Solitude without Souls: Why Peter Unger hasn’t Established Substance Dualism
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Unger has recently argued that if you are the only thinking and experiencing subject in your chair, then you are not a material object. This leads Unger to endorse a version of Substance Dualism according to which we are immaterial souls. This paper argues that this is an overreaction. We argue that the specifically Dualist elements of Unger’s view play no role in his response to the problem; only the view’s structure is required, and that is available to Unger’s opponents. We outline one such non-Dualist view, suggest how to resolve the dispute, respond to some objections, and argue that ours is but one of many views that survive Unger’s challenge. All these views are incompatible with microphysicalism. So Unger’s discussion does contain an insight: if you are the only conscious subject in your chair, then microphsyicalism is false. Unger’s mistake was to infer Substance Dualism from this; for microphysicalism is not the only alternative to Dualism.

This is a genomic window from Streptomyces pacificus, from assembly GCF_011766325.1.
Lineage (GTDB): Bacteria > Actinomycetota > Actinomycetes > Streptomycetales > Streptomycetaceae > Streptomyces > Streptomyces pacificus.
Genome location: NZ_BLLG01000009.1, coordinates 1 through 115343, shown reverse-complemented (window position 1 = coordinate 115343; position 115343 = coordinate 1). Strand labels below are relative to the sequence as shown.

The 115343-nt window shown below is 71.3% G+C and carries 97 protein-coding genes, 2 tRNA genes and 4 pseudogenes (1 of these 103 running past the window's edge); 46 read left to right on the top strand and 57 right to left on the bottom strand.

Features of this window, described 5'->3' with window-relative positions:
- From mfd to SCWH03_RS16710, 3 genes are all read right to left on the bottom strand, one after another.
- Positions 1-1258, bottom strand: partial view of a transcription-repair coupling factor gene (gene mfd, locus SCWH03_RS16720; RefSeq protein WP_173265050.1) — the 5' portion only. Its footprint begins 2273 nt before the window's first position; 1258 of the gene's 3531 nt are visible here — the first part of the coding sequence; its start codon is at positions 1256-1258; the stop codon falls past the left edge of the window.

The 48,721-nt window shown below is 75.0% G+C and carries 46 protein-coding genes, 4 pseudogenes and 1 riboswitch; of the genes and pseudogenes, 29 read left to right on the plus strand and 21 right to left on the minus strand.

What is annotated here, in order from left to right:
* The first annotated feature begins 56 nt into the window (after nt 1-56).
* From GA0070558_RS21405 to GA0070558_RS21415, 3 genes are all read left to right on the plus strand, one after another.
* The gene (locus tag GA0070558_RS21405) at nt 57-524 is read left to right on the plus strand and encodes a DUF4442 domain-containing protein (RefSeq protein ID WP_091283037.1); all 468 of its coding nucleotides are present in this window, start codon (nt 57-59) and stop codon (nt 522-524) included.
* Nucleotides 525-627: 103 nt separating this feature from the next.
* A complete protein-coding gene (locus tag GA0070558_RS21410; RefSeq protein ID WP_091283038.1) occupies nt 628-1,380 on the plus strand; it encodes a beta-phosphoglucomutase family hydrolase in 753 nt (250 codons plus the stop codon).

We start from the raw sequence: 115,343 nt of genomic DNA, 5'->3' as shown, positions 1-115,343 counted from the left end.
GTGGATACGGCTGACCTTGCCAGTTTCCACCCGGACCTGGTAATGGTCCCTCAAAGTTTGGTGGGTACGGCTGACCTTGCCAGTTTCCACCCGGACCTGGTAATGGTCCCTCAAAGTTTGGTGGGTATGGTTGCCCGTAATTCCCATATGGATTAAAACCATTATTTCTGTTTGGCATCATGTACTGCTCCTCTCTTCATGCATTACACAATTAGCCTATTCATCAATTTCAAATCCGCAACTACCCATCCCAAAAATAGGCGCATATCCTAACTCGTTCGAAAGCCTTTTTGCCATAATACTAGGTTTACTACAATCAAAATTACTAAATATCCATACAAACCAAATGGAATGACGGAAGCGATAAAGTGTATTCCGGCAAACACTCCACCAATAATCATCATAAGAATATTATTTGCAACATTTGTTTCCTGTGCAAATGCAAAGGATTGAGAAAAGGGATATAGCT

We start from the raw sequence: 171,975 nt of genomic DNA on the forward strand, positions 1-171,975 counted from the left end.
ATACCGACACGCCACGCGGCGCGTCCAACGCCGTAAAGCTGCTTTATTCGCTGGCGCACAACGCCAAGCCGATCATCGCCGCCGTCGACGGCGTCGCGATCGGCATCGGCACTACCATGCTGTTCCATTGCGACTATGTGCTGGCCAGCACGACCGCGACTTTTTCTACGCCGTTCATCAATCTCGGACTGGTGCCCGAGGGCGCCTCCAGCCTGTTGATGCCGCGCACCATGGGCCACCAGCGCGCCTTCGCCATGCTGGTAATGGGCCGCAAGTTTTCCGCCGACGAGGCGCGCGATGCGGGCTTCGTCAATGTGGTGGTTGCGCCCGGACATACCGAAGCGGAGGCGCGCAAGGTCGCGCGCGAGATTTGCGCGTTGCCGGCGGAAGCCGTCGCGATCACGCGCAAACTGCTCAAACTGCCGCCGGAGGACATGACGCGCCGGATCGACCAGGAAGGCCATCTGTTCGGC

KeywordsProblem of the many Constitution Substance dualism
We would like to thank Dorothy Edgington, Chris Hughes, Fraser MacBride, Chris Machut and Peter Unger for comments and discussion. Will’s research was funded by a University of London Jacobsen Fellowship; Nick’s research was funded by an AHRC Doctoral Award, an RIP Jacobsen Fellowship, and a University of London Jacobsen Fellowship; we are grateful to all these organisations.
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